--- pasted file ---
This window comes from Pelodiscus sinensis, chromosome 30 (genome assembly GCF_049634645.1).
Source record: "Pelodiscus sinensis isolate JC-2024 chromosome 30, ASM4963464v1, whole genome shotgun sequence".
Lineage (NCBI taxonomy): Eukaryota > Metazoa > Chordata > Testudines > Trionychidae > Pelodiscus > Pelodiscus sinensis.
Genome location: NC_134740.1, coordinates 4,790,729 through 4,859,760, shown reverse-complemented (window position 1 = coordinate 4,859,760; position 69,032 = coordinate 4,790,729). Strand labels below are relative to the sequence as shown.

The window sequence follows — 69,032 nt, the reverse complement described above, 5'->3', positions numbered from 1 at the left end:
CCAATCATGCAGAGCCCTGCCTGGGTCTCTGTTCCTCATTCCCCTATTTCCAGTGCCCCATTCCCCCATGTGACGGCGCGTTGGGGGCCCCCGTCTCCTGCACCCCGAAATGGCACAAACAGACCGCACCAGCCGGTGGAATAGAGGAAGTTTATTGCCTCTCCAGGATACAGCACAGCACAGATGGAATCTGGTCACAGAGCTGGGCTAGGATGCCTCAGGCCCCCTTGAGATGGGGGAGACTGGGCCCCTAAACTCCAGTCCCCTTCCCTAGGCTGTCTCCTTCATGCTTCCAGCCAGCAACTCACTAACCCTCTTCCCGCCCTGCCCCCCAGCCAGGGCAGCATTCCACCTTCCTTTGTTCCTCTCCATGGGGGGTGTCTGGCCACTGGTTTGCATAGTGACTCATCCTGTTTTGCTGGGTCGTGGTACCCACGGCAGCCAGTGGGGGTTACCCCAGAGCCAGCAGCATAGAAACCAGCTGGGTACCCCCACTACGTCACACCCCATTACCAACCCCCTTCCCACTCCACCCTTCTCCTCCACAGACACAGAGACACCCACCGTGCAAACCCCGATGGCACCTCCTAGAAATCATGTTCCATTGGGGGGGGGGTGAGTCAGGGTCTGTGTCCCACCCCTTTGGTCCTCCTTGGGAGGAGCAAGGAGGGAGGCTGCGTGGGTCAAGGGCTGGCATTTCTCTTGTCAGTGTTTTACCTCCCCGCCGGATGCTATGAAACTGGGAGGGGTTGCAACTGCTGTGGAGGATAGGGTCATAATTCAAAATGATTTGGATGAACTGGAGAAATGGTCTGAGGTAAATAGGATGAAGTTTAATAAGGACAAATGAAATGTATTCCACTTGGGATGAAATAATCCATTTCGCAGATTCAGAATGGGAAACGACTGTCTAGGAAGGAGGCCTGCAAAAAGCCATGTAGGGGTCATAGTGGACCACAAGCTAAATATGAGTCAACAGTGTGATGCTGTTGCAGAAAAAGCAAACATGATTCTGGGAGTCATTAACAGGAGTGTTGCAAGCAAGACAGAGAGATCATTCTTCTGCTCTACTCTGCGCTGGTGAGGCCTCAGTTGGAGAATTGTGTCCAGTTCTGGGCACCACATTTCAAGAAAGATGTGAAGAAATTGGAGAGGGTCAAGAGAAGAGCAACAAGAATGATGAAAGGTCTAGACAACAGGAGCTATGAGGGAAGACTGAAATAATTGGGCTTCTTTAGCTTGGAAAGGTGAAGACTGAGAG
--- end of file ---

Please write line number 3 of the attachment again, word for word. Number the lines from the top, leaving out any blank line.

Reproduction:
Lineage (NCBI taxonomy): Eukaryota > Metazoa > Chordata > Testudines > Trionychidae > Pelodiscus > Pelodiscus sinensis.